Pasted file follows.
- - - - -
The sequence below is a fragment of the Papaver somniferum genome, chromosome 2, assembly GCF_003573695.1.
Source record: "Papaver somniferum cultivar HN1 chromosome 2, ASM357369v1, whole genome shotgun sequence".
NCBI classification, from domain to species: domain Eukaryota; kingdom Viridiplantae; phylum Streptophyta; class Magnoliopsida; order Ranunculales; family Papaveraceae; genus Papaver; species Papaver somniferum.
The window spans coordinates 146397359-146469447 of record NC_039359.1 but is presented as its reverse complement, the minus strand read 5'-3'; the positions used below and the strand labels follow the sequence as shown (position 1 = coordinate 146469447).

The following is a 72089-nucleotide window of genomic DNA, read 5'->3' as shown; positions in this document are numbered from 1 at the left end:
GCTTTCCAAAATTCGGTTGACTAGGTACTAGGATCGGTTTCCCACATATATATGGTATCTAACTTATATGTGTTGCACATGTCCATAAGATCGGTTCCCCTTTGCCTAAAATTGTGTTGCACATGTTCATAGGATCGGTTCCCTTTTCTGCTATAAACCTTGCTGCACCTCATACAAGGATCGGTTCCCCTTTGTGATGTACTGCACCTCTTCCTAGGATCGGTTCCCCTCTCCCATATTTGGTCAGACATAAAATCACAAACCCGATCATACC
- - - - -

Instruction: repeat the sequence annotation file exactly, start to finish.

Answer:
The sequence below is a fragment of the Papaver somniferum genome, chromosome 2, assembly GCF_003573695.1.
Source record: "Papaver somniferum cultivar HN1 chromosome 2, ASM357369v1, whole genome shotgun sequence".
NCBI classification, from domain to species: domain Eukaryota; kingdom Viridiplantae; phylum Streptophyta; class Magnoliopsida; order Ranunculales; family Papaveraceae; genus Papaver; species Papaver somniferum.
The window spans coordinates 146397359-146469447 of record NC_039359.1 but is presented as its reverse complement, the minus strand read 5'-3'; the positions used below and the strand labels follow the sequence as shown (position 1 = coordinate 146469447).

The following is a 72089-nucleotide window of genomic DNA, read 5'->3' as shown; positions in this document are numbered from 1 at the left end:
GCTTTCCAAAATTCGGTTGACTAGGTACTAGGATCGGTTTCCCACATATATATGGTATCTAACTTATATGTGTTGCACATGTCCATAAGATCGGTTCCCCTTTGCCTAAAATTGTGTTGCACATGTTCATAGGATCGGTTCCCTTTTCTGCTATAAACCTTGCTGCACCTCATACAAGGATCGGTTCCCCTTTGTGATGTACTGCACCTCTTCCTAGGATCGGTTCCCCTCTCCCATATTTGGTCAGACATAAAATCACAAACCCGATCATACC